In this poem about the contrasting women Almeria and Ardelia, which work Charles Hinnant labels as "Finch's one major contribution to [...] Augustan satire",8, Ardelia looks with disfavor on a poetess who perhaps "Setts out Lampoons, where only spite is seen, / Not fill'd with female witt, but female spleen" (53, ll. 200-01). Finch, in her prose "Preface," asserts, "As to Lampoons, and all sorts of abusive verses, I ever so much detested, both the underhand dealing and uncharitableness which accompanys them, that I never suffer'd my small talent, to be that way employ'd." She states that her only work that tends towards lampoon is "the letter to Ephelia, in answer to an invitation to the Town" but declares "that att the time of composing itt, there was no particular person meant by any of the disadvantageous Caracters" (12-13). Hinnant sees the representation of Almeria "not as a vindictive portrayal of one woman by another woman, but as a critique of a certain ideal of femininity from an implicitly feminist perspective."9 Katharine Rogers states that Finch "satirized empty-headed, empty-hearted women as sharply as any man, but her satire clearly comes from a right-minded woman rather than a male censor of the sex. Thus she avoided patronizing generalizations and expected women to meet a universal human standard rather than a specifically 'feminine' one."10 Barbara McGovern notes the importance of the persona of Ardelia , who is criticized by Almeria and the fop for her positive attributes which "assert the norms that [she] stands for" and by extension those of Finch.11 Katharine Rogers, in her essay in Shakespeare's Sisters, states that Almeria "represents contemporary fashion in contrast to Ardelia's Right Reason"12 Finch never published this satirical poem perhaps because in the section on the rights of proper female poets (unlike the spiteful poetess) to write, "it champions the cause of women writers, perhaps because the sharp edge of the satire might have looked more like female spleen than like wit, perhaps because she knew that even modesty and restraint were insufficient protection against public ridicule."13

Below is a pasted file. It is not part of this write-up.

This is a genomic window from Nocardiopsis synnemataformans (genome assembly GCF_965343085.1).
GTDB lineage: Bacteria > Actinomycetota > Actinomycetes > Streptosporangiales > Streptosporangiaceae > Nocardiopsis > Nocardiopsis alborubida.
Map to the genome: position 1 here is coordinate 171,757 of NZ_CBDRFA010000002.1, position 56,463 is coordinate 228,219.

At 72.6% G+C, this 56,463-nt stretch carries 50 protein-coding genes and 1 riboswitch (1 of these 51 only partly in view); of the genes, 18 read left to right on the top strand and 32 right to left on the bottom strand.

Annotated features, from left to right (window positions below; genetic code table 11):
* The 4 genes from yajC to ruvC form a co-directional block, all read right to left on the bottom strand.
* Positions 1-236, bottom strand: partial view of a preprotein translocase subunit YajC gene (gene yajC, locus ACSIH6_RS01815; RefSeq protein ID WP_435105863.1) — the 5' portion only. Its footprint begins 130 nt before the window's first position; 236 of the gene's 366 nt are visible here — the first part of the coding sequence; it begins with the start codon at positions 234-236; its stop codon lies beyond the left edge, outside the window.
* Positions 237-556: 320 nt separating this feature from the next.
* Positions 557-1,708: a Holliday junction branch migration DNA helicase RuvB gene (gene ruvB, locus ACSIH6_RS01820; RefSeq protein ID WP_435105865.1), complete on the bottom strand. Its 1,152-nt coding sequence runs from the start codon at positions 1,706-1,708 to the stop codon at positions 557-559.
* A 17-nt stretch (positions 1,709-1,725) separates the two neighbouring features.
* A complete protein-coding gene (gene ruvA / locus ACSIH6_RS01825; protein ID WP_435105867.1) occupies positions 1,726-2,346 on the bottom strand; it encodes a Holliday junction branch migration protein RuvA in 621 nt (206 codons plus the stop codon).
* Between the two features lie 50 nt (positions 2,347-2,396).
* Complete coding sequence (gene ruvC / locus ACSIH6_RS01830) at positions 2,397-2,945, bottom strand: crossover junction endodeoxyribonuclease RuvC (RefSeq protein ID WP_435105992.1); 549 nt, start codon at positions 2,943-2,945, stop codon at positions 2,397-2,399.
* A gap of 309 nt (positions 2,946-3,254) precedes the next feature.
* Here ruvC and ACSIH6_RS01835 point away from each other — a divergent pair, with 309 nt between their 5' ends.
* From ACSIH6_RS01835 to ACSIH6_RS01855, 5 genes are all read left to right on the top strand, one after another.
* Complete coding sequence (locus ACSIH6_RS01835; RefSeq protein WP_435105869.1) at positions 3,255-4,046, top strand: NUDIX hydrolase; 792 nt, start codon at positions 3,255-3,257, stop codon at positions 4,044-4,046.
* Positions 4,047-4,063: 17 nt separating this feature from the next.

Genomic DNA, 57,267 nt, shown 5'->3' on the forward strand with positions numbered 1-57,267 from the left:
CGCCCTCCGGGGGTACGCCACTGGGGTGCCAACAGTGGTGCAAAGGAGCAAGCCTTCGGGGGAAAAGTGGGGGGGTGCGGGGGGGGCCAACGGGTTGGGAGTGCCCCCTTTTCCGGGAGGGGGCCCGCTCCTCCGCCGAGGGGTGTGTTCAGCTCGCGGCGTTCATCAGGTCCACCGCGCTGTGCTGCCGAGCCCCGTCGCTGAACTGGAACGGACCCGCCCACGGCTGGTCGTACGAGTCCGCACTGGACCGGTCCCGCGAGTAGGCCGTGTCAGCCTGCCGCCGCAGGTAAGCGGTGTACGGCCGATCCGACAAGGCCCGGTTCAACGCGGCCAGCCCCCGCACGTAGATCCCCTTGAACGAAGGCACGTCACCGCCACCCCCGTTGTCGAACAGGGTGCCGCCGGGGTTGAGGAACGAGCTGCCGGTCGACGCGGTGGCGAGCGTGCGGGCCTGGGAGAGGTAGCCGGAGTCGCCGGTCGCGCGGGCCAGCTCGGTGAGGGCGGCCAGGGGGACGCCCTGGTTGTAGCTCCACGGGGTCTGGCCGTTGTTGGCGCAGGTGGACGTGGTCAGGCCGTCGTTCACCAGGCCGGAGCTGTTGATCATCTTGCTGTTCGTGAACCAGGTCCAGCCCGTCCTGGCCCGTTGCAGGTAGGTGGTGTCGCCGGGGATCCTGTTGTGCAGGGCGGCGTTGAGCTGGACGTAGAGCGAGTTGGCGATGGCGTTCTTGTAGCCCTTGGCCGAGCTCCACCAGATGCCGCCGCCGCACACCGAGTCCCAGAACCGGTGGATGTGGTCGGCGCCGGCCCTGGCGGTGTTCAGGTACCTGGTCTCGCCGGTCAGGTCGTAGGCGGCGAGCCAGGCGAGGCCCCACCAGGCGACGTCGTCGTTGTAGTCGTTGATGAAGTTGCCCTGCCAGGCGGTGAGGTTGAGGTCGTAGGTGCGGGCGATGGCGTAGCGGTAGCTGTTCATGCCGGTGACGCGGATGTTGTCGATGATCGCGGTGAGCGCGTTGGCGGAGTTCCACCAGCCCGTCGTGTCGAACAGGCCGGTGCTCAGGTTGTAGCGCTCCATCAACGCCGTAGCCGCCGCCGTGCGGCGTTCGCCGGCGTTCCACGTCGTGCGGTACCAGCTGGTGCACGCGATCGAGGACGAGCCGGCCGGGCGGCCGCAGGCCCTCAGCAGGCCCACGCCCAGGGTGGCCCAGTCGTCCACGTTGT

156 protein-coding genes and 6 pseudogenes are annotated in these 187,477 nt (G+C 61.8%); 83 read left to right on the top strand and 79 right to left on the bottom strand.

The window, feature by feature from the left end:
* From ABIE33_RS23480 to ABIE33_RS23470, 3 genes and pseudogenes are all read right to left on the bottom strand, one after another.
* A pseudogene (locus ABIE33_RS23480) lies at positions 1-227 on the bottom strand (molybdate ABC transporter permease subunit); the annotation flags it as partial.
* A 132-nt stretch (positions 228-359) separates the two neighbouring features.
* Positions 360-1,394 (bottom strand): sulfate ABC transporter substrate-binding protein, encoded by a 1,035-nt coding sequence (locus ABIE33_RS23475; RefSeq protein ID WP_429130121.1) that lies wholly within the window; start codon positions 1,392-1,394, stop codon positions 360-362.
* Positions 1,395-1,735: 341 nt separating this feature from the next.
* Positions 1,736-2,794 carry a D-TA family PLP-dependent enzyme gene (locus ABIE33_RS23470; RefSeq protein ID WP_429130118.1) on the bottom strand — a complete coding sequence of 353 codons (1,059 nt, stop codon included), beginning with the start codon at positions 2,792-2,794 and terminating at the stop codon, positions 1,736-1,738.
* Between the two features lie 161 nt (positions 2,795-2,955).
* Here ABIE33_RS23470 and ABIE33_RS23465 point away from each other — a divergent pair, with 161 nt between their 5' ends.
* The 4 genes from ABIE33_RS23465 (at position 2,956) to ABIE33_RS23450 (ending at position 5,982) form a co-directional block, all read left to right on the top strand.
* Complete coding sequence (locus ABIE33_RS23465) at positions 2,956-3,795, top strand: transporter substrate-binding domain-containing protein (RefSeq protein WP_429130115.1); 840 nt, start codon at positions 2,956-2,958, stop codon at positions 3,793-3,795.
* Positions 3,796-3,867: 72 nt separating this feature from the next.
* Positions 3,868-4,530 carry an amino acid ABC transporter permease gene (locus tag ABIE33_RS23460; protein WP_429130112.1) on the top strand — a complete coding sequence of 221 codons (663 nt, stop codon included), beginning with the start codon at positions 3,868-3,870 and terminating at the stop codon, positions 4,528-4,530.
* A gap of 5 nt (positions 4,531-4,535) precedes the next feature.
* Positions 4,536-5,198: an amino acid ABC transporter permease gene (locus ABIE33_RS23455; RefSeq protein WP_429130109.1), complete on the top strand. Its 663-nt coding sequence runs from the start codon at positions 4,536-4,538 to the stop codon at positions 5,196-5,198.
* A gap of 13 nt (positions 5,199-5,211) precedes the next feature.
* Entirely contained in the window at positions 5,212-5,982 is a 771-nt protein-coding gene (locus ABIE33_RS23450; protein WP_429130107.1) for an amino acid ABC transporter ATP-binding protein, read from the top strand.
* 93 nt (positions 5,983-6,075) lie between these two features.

In her short poem "Adam Posed," Anne Finch presents a picture of another vain woman who in this case would perplex "our First Father, at his toilsome Plough," who seems to have already fallen from Paradise and must now endure "Thorns in his Path, and Labour on his Brow." Finch asks how Adam, who has recently named "Each several Kind," could find a name for this being and could guess "from what New Element" the following creature had come if he had seen her: "[...] a vain, Fantastick Nymph [...] / In all her Airs, in all her antick Graces, / Her various Fashions, and more various Faces" (104). Mermin sees in this poem, which shows "female folly," also a picture of "Adam's bafflement as bestower of identity, namer of women, initiator of speech." Mermin asserts, "Women poets prefer to name themselves: to speak first."14 Ruth Salvaggio notes that "Eve's 'wav'ring Form' resists his attempts to give 'this Thing a Name'" and asks if this wandering, straying being could "be that fluid, continuous, diffusable 'woman-thing' about whom contemporary feminist theorists are speaking."15
A contrast to the vain Almeria and to the vain woman who would puzzle Adam is the aging Clarinda portrayed in "Clarinda's Indifference at Parting with Her Beauty." Now that age has come on "and all the dismal traine / That fright the vitious and afflicte the vaine," the wise Clarinda asks, "And what , vain beauty, didst thou 'ere atcheive / When at thy height, that I thy fall shou'd grieve?" She accuses beauty of being "vanity's cheife sourse" (86) and proclaims that though she sees the ruin of beauty to be near, she "can't affoard one parting sigh, or tear, / Nor rail at Time, nor quarrell with [her] glasse, / But unconcern'd, can lett thy glories passe" (87) Grave Clarissa, who speaks the moral in "The Rape of the Lock," would certainly approve of Clarinda's attitude towards fading beauty.